References

  1. Wang, X.; Hong, X.-Z.; Li, Y.-W.; Li, Y.; Wang, J.; Chen, P.; Liu, B.-F. Microfluidics-based strategies for molecular diagnostics of infectious diseases. Mil. Med. Res. 2022, 9, 11.
  2. Ackerman, C.M.; Myhrvold, C.; Thakku, S.G.; Freije, C.A.; Metsky, H.C.; Yang, D.K.; Ye, S.H.; Boehm, C.K.; Kosoko-Thoroddsen, T.-S.F.; Kehe, J.; et al. Massively multiplexed nucleic acid detection with Cas13. Nature 2020, 582, 277–282.
  3. Zhang, X.-X.; Liu, J.-S.; Han, L.-F.; Xia, S.; Li, S.-Z.; Li, O.Y.; Kassegne, K.; Li, M.; Yin, K.; Hu, Q.-Q.; et al. Towards a global One Health index: A potential assessment tool for One Health performance. Infect. Dis. Poverty 2022, 11, 57.
  4. The Overview of COVID-19. Available online: https://covid19.who.int/ (accessed on 16 December 2022).
  5. Teixeira, R.; Doetsch, J. The multifaceted role of mobile technologies as a strategy to combat COVID-19 pandemic. Epidemiol. Infect. 2020, 148, e244.
  6. Piret, J.; Boivin, G. Pandemics Throughout History. Front. Microbiol. 2020, 11, 631736.
  7. Heesterbeek, H.; Anderson, R.M.; Andreasen, V.; Bansal, S.; De Angelis, D.; Dye, C.; Eames, K.T.D.; Edmunds, W.J.; Frost, S.D.W.; Funk, S.; et al. Modeling infectious disease dynamics in the complex landscape of global health. Science 2015, 347, aaa4339.
  8. Liu, L.; Moore, M.D. A Survey of Analytical Techniques for Noroviruses. Foods 2020, 9, 318.
  9. Foddai, A.C.G.; Grant, I.R. Methods for detection of viable foodborne pathogens: Current state-of-art and future prospects. Appl. Microbiol. Biotechnol. 2020, 104, 4281–4288.
  10. Li, J.; Macdonald, J. Multiplexed lateral flow biosensors: Technological advances for radically improving point-of-care diagnoses. Biosens. Bioelectron. 2016, 83, 177–192.
  11. Li, H.; Xie, Y.; Chen, F.; Bai, H.; Xiu, L.; Zhou, X.; Guo, X.; Hu, Q.; Yin, K. Amplification-free CRISPR/Cas detection technology: Challenges, strategies, and perspectives. Chem. Soc. Rev. 2023, 52, 361–382.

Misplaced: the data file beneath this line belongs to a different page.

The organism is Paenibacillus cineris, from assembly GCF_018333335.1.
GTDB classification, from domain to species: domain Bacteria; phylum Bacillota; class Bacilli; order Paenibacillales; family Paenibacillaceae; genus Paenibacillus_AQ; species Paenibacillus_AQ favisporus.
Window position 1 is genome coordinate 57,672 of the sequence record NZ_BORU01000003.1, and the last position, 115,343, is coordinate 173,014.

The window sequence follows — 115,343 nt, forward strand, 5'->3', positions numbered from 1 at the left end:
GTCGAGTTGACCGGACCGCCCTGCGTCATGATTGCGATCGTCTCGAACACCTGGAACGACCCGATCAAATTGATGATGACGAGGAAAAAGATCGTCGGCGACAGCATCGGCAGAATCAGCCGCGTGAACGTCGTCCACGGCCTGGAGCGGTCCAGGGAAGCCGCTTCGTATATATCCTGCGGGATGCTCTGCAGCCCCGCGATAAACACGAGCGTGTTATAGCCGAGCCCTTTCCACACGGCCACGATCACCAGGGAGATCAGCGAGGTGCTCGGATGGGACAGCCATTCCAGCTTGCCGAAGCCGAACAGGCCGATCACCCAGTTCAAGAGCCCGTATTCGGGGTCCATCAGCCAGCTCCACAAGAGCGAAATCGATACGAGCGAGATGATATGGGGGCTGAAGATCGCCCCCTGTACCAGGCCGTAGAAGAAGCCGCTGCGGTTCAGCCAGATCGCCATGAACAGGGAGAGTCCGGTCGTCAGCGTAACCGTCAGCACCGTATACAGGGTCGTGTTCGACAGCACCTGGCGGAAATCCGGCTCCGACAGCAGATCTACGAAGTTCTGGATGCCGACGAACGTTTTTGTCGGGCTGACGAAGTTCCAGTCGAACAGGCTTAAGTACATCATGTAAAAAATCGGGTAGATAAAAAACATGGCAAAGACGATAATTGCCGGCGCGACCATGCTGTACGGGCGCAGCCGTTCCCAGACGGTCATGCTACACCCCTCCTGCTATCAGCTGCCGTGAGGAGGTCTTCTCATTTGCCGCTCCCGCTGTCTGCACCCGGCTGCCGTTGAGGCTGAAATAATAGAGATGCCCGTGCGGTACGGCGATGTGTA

12. Suther, C.; Stoufer, S.; Zhou, Y.; Moore, M.D. Recent Developments in Isothermal Amplification Methods for the Detection of Foodborne Viruses. Front. Microbiol. 2022, 13, 841875.
  13. Qian, W.; Huang, J.; Wang, X.; Wang, T.; Li, Y. CRISPR-Cas12a combined with reverse transcription recombinase polymerase amplification for sensitive and specific detection of human norovirus genotype GII.4. Virology 2021, 564, 26–32.
  14. Dincer, C.; Bruch, R.; Kling, A.; Dittrich, P.S.; Urban, G.A. Multiplexed Point-of-Care Testing–xPOCT. Trends Biotechnol. 2017, 35, 728–742.
  15. Manessis, G.; Gelasakis, A.I.; Bossis, I. Point-of-Care Diagnostics for Farm Animal Diseases: From Biosensors to Integrated Lab-on-Chip Devices. Biosensors 2022, 12, 455.
  16. Kim, H.; Huh, H.J.; Park, E.; Chung, D.-R.; Kang, M. Multiplex Molecular Point-of-Care Test for Syndromic Infectious Diseases. BioChip J. 2021, 15, 14–22.
  17. Mitchell, K.R.; Esene, J.E.; Woolley, A.T. Advances in multiplex electrical and optical detection of biomarkers using microfluidic devices. Anal. Bioanal. Chem. 2022, 414, 167–180.
  18. Xie, Y.; Li, H.; Chen, F.; Udayakumar, S.; Arora, K.; Chen, H.; Lan, Y.; Hu, Q.; Zhou, X.; Guo, X.; et al. Clustered Regularly Interspaced short palindromic repeats-Based Microfluidic System in Infectious Diseases Diagnosis: Current Status, Challenges, and Perspectives. Adv. Sci. 2022, 9, e2204172.
  19. Mani, V.; Durmus, C.; Khushaim, W.; Ferreira, D.C.; Timur, S.; Arduini, F.; Salama, K.N. Multiplexed sensing techniques for cardiovascular disease biomarkers—A review. Biosens. Bioelectron. 2022, 216, 114680.